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HUD Adopts Updated Safe Harbor Standards

Wednesday, January 13, 2021

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The U.S. Department of Housing and Urban Development has adopted new safe harbors for the design and construction industry regarding the Fair Housing Act. This is the first update to the safe harbors in 15 years.

The new standards go into effect March 8.

Some Background

FHA applies to the design and construction elements of multifamily housing (four or more dwelling units). The industries run into issues when the FHA codes don’t match local building codes.

Many times, when there is a conflict, the more stringent code is followed.  However, conflicts can arise in which neither code is necessarily more stringent, which is where the safe harbors come in—a way to maintain consistency on the codes that are used for the building project.

Tim1965, CC-SA 3.0, via Wikimedia Commons

The U.S. Department of Housing and Urban Development has adopted new safe harbors for the design and construction industry regarding the Fair Housing Act. This is the first update to the safe harbors in 15 years.

Once a safe harbor is chosen is much be applied to every aspect of the design and construction.

The issue then becomes that new building codes are updated every three years and then adopted at different times in different states, creating a lag between new codes and FHA requirements. A push has been made for HUD to update its codes and safe harbors in a timeframe that’s more in-step with buildings standards.

What Now

On Dec. 8 HUD adopted two new safe harbors as additions to the already-existing 10:

  • The 2009 edition of the International Code Council Accessible and Usable Buildings and Facilities (ICC A117.1-2009) standard, for the design of facilities that are accessible to persons with disabilities; and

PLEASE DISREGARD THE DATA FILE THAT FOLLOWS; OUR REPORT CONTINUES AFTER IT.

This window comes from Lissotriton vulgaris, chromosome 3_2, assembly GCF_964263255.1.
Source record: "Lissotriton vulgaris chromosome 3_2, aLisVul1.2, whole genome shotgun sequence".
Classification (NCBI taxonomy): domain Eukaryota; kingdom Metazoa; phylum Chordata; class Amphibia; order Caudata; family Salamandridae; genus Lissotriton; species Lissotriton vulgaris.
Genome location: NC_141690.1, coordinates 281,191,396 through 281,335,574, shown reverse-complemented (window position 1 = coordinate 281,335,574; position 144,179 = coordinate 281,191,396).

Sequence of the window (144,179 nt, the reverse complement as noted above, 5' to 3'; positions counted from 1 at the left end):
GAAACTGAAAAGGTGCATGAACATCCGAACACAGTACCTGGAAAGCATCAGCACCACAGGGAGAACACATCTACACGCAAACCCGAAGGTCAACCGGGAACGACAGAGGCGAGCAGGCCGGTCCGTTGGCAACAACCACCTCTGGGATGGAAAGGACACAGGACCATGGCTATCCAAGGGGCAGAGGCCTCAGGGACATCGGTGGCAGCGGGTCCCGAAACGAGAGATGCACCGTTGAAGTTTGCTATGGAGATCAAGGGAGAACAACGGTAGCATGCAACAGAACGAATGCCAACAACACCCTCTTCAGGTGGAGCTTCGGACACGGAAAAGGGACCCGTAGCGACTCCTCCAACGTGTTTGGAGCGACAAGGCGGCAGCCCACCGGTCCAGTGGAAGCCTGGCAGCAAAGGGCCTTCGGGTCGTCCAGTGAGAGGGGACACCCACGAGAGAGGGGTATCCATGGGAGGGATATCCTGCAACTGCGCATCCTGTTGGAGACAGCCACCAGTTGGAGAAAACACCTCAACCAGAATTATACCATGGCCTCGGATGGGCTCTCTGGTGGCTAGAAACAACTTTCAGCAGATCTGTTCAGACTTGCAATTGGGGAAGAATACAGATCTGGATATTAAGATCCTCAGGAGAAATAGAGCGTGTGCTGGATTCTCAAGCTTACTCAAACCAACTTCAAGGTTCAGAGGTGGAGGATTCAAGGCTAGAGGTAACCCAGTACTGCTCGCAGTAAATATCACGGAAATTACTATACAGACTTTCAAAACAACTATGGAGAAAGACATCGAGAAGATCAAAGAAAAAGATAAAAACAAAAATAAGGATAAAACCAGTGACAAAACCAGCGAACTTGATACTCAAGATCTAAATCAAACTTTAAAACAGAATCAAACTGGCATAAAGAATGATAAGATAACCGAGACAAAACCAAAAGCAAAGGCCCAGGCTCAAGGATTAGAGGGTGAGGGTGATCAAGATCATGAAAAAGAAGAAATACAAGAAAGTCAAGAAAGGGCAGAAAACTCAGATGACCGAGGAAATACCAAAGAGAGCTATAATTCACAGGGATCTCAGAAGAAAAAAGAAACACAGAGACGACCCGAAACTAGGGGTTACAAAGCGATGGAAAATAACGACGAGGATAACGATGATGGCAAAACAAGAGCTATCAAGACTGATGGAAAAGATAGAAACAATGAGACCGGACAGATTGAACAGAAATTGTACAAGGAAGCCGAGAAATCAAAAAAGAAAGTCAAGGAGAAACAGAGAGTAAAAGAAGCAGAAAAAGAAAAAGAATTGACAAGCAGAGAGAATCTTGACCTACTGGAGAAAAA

• The 2009, 2012, 2015 and 2018 editions of the International Building Code.

In addition to the safe harbor updates themselves, HUD has also changed its own rulemaking requirements. Now, HUD can propose a new safe harbor via Federal Register notice with a 30-day public comment period, which aims to allow more flexibility with future updates and changes.

The ICC applauded the changes and noted that it had taken part in the most recent comment period, along with the American Institute of Architects and the National Association of Homebuilders.

“The decision by the U.S. Department of Housing and Urban Development to expand the list of safe harbors to the 2009-18 editions of the IBC will have immediate positive impact on the government, the accessibility community and the construction industry,” said Code Council Chief Executive Officer Dominic Sims, CBO.

“We appreciate the Department’s diligence and the participation by so many stakeholders who supported the proposed rule to update the Fair Housing Act safe harbors. The revisions HUD adopted to its process will enable faster review of future safe harbors, which is critical to maintaining this momentum. We look forward to reengaging with the Department in short order on its review of the 2021 IBC and the strengthened A117.1-2017 referenced within it.”

   

Tagged categories: Building codes; Good Technical Practice; Government; Housing; HUD; ICC; NA; North America; Regulations

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